Meeting Caregiving Challenges
(NAPSI)—In today’s world, many women find themselves facing the consequences of an aging population and for good reason. The profile of the average U.S. caregiver will be familiar to many: a 49-year-old woman who works outside the home and spends nearly 20 hours per week providing unpaid care to her mother for nearly five years.1
Given these competing responsibilities, many caregivers are absent from work more often than their noncaregiving counterparts, missing between eight and 12 workdays per year.2 As caregiving duties intensify (as dementia worsens, for example), even more time at work may be lost. Nearly 70 percent of those who provide 21 or more hours per week of hands-on care report having to make accommodations in their work schedules, such as arriving late or leaving early and cutting back on hours, as well as changing jobs or leaving the workforce entirely.1
In addition, the obligations faced by working caregivers can take their toll in other ways. Caregivers in every age group score themselves lower in emotional and physical health than their non-caregiving colleagues, and the deficits are especially pronounced for working caregivers under the age of 44.3 Their reported anxiety, depression and injuries result in an inability to concentrate and greater conflict with supervisors. In short, caregiving can affect the bottom line. The associated decrease in productivity among full-time workers is estimated to cost the U.S. economy $33.6 billion, with a cost per full-time employed caregiver of $2,110.1
What May Make A Difference
Federally employed women who have already experienced or witnessed the consequences of a long-term care event in their family or circle of friends may recognize the value of participating in the Federal Long Term Care Insurance Program (FLTCIP). The coverage is designed to reimburse for long-term care services in a variety of settings—at home or in a facility such as an assisted living facility, an adult day care or a nursing center—and can lessen or eliminate an individual’s reliance on a working family member to provide hands-on care.
Federally employed women may also want to explore the benefits of having their qualified relatives apply for coverage as a way to minimize their own future caregiving obligations. The eligibility list is broad and includes spouses and same-sex domestic partners, parents and parents-in-law, and adult children older than age 18. Qualified relatives can apply even if the employee they’re related to does not.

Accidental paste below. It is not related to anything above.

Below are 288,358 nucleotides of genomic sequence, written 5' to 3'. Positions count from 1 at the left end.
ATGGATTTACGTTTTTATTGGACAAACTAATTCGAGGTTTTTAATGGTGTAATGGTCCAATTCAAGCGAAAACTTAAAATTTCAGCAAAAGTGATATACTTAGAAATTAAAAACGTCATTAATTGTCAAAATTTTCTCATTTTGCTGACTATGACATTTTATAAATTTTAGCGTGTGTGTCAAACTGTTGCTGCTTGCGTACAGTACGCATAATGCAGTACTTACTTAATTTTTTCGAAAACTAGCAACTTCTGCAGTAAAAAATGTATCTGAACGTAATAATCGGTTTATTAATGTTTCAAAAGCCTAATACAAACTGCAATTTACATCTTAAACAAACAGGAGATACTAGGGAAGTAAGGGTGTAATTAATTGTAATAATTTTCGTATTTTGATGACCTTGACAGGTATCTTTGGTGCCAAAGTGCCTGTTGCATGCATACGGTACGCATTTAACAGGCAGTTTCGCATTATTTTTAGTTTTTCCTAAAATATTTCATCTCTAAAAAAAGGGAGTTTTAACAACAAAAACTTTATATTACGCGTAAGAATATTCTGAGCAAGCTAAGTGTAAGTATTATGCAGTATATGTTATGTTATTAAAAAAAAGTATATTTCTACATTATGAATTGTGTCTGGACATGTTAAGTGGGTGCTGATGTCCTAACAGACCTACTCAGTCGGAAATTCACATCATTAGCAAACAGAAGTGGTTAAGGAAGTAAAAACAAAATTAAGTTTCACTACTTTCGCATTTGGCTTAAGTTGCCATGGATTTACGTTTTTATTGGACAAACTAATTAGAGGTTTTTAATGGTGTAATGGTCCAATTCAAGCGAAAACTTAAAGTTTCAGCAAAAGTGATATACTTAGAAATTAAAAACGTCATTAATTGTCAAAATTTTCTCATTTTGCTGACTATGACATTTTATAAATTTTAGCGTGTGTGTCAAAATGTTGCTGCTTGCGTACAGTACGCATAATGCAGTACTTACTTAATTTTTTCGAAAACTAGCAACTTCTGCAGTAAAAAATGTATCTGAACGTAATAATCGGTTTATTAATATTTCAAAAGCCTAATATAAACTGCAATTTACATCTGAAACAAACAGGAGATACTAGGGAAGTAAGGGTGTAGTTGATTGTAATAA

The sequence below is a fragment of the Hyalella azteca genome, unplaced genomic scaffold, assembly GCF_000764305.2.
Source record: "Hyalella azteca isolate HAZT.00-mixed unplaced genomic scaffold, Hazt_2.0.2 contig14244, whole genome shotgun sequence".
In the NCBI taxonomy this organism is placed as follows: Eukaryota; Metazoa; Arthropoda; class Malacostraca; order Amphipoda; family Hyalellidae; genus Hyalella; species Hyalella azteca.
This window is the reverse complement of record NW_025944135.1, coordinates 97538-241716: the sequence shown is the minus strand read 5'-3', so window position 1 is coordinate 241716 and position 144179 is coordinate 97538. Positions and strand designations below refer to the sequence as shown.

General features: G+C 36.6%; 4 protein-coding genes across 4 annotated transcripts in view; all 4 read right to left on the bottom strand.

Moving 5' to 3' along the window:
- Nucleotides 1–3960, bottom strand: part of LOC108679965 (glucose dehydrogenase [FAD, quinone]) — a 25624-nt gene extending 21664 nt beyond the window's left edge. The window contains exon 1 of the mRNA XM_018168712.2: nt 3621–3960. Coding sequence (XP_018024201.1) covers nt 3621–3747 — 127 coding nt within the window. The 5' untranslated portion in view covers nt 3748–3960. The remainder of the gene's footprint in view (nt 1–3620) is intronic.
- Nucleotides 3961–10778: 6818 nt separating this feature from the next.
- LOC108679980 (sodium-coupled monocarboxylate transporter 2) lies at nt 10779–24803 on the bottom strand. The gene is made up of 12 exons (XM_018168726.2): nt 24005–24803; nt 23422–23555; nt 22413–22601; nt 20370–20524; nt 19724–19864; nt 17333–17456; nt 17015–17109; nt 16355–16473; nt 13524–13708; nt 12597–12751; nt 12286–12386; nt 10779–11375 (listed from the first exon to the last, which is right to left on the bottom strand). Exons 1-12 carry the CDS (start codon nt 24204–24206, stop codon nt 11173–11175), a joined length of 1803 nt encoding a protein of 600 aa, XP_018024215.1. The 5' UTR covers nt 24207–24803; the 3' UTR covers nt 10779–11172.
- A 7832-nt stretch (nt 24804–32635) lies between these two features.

Expert Care Coordination
Most people have little knowledge of or experience with long- term care decision-making. It’s not something you learn about until the need exists in your own family or circle of friends, often when it’s an emergency. The program’s care coordination services offer enrollees information and advice on long-term care resources, such as local care providers and relevant community programs. With just a toll-free call, enrollees can get professional input to help guide decision-making, reduce uncertainty and lower stress. Having access to a team of experienced insurance professionals can help you make an informed decision about which provider is best for you or your loved one. This expertise is available not only for FLTCIP enrollees, but also for their qualified relatives even if that relative isn’t enrolled in the program.
It’s a valuable resource for federally employed caregivers.
The Next Step
To learn more about the FLTCIP’s comprehensive benefits and features, you can register for an upcoming webinar or view the existing library of on-demand topics at www.LTCFEDS.com/webinar.
For personalized assistance, you can call (800) LTC-FEDS [(800) 582-3337)] / TTY: (800) 843-3557 to speak with a program consultant. They are available to answer any questions you may have and can walk you step by step through the plan design and application process.
More About the FLTCIP
Established by an act of Congress in 2000 and overseen by the U.S. Office of Personnel Management, the FLTCIP is designed to meet the specific needs of the federal family. The FLTCIP provides industry-leading benefits and offers flexible options that allow enrollees to tailor coverage to meet their needs.
Certain medical conditions, or combinations of conditions, will prevent some people from being approved for coverage. You need to apply to find out if you qualify for coverage under the FLTCIP.
The Federal Long Term Care Insurance Program is sponsored by the U.S. Office of Personnel Management, offered by John Hancock Life & Health Insurance Company, and administered by Long Term Care Partners, LLC.
1 AARP Public Policy Institute. “Valuing the Invaluable: The Growing Contributions and Costs of Family Caregiving,” http://assets.aarp.org/rgcenter/ppi/ltc/i51-caregiving.pdf (accessed March 2014).